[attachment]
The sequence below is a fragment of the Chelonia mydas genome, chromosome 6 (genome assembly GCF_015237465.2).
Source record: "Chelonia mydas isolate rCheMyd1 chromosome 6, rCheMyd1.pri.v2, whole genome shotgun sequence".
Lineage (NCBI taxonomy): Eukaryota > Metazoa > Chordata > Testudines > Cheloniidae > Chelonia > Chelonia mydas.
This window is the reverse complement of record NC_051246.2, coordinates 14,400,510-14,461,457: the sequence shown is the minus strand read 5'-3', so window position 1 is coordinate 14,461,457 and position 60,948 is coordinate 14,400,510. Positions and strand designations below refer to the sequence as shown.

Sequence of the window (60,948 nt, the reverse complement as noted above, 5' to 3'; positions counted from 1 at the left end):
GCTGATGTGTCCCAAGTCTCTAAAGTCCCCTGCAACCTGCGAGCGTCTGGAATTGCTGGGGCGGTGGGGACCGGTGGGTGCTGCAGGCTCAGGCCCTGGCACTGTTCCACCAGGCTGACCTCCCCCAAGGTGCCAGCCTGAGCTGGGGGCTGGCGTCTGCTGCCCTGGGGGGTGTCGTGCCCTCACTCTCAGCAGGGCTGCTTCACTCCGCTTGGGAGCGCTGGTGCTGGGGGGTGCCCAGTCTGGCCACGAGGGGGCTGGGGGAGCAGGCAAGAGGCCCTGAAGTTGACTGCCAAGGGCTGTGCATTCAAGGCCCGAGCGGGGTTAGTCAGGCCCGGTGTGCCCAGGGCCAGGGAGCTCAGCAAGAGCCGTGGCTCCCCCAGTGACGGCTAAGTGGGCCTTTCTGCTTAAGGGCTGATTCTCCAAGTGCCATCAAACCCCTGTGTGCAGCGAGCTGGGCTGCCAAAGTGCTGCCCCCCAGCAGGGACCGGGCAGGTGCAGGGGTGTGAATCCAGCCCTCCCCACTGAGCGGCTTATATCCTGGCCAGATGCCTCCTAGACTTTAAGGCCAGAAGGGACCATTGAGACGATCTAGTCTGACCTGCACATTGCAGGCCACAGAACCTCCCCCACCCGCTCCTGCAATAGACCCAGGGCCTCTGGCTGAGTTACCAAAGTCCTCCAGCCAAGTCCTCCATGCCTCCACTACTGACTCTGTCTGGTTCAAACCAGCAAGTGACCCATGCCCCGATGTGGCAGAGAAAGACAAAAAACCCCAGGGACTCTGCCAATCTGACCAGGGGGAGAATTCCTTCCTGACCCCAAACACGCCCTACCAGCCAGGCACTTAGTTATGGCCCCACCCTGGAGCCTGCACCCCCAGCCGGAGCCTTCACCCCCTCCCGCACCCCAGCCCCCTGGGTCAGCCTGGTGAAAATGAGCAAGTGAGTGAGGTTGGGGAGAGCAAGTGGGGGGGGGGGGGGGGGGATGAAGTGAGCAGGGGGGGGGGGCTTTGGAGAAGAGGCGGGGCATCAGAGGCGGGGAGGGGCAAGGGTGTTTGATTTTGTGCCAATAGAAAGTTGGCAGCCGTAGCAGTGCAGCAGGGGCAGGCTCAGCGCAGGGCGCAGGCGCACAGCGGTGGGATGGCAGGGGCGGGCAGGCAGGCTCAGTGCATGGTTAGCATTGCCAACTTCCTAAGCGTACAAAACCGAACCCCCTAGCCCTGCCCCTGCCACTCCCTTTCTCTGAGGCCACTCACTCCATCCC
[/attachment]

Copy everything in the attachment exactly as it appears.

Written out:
The sequence below is a fragment of the Chelonia mydas genome, chromosome 6 (genome assembly GCF_015237465.2).
Source record: "Chelonia mydas isolate rCheMyd1 chromosome 6, rCheMyd1.pri.v2, whole genome shotgun sequence".
Lineage (NCBI taxonomy): Eukaryota > Metazoa > Chordata > Testudines > Cheloniidae > Chelonia > Chelonia mydas.
This window is the reverse complement of record NC_051246.2, coordinates 14,400,510-14,461,457: the sequence shown is the minus strand read 5'-3', so window position 1 is coordinate 14,461,457 and position 60,948 is coordinate 14,400,510. Positions and strand designations below refer to the sequence as shown.

Sequence of the window (60,948 nt, the reverse complement as noted above, 5' to 3'; positions counted from 1 at the left end):
GCTGATGTGTCCCAAGTCTCTAAAGTCCCCTGCAACCTGCGAGCGTCTGGAATTGCTGGGGCGGTGGGGACCGGTGGGTGCTGCAGGCTCAGGCCCTGGCACTGTTCCACCAGGCTGACCTCCCCCAAGGTGCCAGCCTGAGCTGGGGGCTGGCGTCTGCTGCCCTGGGGGGTGTCGTGCCCTCACTCTCAGCAGGGCTGCTTCACTCCGCTTGGGAGCGCTGGTGCTGGGGGGTGCCCAGTCTGGCCACGAGGGGGCTGGGGGAGCAGGCAAGAGGCCCTGAAGTTGACTGCCAAGGGCTGTGCATTCAAGGCCCGAGCGGGGTTAGTCAGGCCCGGTGTGCCCAGGGCCAGGGAGCTCAGCAAGAGCCGTGGCTCCCCCAGTGACGGCTAAGTGGGCCTTTCTGCTTAAGGGCTGATTCTCCAAGTGCCATCAAACCCCTGTGTGCAGCGAGCTGGGCTGCCAAAGTGCTGCCCCCCAGCAGGGACCGGGCAGGTGCAGGGGTGTGAATCCAGCCCTCCCCACTGAGCGGCTTATATCCTGGCCAGATGCCTCCTAGACTTTAAGGCCAGAAGGGACCATTGAGACGATCTAGTCTGACCTGCACATTGCAGGCCACAGAACCTCCCCCACCCGCTCCTGCAATAGACCCAGGGCCTCTGGCTGAGTTACCAAAGTCCTCCAGCCAAGTCCTCCATGCCTCCACTACTGACTCTGTCTGGTTCAAACCAGCAAGTGACCCATGCCCCGATGTGGCAGAGAAAGACAAAAAACCCCAGGGACTCTGCCAATCTGACCAGGGGGAGAATTCCTTCCTGACCCCAAACACGCCCTACCAGCCAGGCACTTAGTTATGGCCCCACCCTGGAGCCTGCACCCCCAGCCGGAGCCTTCACCCCCTCCCGCACCCCAGCCCCCTGGGTCAGCCTGGTGAAAATGAGCAAGTGAGTGAGGTTGGGGAGAGCAAGTGGGGGGGGGGGGGGGGGGATGAAGTGAGCAGGGGGGGGGGGCTTTGGAGAAGAGGCGGGGCATCAGAGGCGGGGAGGGGCAAGGGTGTTTGATTTTGTGCCAATAGAAAGTTGGCAGCCGTAGCAGTGCAGCAGGGGCAGGCTCAGCGCAGGGCGCAGGCGCACAGCGGTGGGATGGCAGGGGCGGGCAGGCAGGCTCAGTGCATGGTTAGCATTGCCAACTTCCTAAGCGTACAAAACCGAACCCCCTAGCCCTGCCCCTGCCACTCCCTTTCTCTGAGGCCACTCACTCCATCCC